Glacier

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A glacier is a mass of ice formed from large amounts of snow. Due to external factors such as the climate, glaciers change and move. They store large quantities of fresh water for us and also act as climate indicators: By means of drillings one can compare earlier conditions with the today's ones. Snow and ice algae, bacteria, fungi and tardigrades live on the glacier. The creatures are adapted to the high UV radiation and the cold.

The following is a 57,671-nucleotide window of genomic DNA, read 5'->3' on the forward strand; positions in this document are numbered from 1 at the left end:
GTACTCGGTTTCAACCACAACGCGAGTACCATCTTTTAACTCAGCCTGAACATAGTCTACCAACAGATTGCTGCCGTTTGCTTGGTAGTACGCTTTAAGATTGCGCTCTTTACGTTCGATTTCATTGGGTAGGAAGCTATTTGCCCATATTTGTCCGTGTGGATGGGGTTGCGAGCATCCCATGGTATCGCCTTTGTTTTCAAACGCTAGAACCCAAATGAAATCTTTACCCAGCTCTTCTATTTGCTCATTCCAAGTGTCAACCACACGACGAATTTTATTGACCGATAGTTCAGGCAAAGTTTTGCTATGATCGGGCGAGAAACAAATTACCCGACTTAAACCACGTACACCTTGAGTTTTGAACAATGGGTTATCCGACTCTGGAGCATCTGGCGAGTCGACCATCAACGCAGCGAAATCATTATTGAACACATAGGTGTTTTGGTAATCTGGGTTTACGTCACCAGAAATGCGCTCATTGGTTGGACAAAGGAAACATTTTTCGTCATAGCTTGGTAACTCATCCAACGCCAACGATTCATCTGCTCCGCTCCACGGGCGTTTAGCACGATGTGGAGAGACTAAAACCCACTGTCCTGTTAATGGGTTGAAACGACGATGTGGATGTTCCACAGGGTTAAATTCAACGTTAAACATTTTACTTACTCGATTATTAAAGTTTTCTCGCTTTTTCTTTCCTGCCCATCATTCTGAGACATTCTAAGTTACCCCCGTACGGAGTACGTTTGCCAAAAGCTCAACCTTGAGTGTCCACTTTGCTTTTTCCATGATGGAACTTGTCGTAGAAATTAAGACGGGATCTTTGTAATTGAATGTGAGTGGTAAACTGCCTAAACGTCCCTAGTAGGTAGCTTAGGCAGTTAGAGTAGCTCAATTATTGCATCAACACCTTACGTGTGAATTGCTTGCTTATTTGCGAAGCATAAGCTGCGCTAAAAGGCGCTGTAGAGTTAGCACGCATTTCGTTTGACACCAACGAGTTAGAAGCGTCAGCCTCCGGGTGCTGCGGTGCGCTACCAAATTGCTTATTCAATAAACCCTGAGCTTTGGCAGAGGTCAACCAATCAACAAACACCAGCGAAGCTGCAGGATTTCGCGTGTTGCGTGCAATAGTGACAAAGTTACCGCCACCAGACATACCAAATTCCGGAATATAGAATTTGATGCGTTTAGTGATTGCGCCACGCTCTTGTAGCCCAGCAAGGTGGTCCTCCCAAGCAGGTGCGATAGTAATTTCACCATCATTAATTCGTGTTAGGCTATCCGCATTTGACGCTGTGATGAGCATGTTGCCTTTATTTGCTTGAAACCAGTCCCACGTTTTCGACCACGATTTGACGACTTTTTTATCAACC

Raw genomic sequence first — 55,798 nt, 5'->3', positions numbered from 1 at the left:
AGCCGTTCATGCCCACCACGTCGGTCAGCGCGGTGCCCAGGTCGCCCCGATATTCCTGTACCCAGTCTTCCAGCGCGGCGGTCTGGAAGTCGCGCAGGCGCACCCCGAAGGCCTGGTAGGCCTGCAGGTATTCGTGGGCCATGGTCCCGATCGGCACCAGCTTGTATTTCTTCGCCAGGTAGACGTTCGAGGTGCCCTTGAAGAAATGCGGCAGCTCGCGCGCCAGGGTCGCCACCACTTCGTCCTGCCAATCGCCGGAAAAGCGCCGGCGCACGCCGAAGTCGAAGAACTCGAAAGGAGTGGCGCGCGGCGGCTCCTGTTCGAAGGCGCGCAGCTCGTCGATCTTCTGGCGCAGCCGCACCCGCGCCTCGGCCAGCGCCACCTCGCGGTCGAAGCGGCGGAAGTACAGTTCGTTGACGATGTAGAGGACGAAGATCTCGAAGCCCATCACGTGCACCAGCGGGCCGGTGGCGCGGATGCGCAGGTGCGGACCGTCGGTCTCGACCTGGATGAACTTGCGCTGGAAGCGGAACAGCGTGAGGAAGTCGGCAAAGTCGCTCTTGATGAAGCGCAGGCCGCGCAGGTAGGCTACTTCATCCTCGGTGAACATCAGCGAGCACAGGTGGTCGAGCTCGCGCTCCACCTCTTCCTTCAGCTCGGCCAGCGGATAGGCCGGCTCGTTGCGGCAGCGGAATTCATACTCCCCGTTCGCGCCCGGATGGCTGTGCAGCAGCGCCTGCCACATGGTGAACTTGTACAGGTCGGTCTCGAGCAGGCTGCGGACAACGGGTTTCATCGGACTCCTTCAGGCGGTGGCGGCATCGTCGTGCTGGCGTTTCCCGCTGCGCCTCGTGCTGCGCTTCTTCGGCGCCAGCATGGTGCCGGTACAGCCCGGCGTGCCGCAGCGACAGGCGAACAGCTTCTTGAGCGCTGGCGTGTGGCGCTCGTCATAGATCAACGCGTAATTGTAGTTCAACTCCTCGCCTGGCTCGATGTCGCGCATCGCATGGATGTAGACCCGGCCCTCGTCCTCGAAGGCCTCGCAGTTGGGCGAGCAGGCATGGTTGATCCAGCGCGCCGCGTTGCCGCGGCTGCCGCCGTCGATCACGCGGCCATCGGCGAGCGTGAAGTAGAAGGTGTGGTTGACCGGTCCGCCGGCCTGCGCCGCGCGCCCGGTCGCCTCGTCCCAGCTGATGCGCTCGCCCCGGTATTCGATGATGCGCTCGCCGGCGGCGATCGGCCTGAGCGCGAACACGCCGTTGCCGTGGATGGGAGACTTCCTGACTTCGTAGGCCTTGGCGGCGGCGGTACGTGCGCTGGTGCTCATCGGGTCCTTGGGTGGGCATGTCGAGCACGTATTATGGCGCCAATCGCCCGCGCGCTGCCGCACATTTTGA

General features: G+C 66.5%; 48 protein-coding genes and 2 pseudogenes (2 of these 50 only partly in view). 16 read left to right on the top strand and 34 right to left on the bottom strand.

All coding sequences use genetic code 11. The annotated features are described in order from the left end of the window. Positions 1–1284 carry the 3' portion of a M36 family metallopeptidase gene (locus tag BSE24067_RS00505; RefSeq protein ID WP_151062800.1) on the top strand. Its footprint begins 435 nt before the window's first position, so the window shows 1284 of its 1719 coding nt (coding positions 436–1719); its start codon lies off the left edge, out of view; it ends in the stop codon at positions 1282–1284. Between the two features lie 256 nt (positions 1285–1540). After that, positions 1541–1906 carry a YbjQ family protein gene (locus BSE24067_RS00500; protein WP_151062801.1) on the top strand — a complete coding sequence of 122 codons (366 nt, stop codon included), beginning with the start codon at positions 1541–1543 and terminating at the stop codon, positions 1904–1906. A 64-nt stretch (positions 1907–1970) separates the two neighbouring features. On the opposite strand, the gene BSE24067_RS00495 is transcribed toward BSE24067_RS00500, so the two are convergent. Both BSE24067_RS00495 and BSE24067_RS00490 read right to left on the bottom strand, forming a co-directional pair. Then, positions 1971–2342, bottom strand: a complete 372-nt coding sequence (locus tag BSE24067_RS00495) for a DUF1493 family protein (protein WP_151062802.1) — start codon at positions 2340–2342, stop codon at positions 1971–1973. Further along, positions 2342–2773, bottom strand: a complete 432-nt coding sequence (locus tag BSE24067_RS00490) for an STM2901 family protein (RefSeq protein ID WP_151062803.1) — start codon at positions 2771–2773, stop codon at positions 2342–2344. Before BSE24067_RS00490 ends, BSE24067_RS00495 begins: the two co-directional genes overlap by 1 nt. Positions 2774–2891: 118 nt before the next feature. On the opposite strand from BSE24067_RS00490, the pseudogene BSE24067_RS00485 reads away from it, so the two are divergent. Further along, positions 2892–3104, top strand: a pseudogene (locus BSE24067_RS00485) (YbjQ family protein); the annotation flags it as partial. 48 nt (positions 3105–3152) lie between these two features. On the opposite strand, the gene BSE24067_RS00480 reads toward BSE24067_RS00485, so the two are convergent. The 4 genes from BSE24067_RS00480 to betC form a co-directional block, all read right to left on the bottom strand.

Explanation for children:

Glaciers are huge masses of ice that were once formed from large amounts of snow. Because they consist only of ice and snow, they are not as rigid as a mountain, but change and move. Glaciers are very important for us because they store our freshwater. You can also look over glaciers into the past: You can drill into them. The further inside you drill, the further you travel into the past. Then you can see, for example, what stuck to the ice in the past. Snow and ice algae, bacteria and fungi live on the glacier. The creatures are adapted to the high UV radiation and the cold.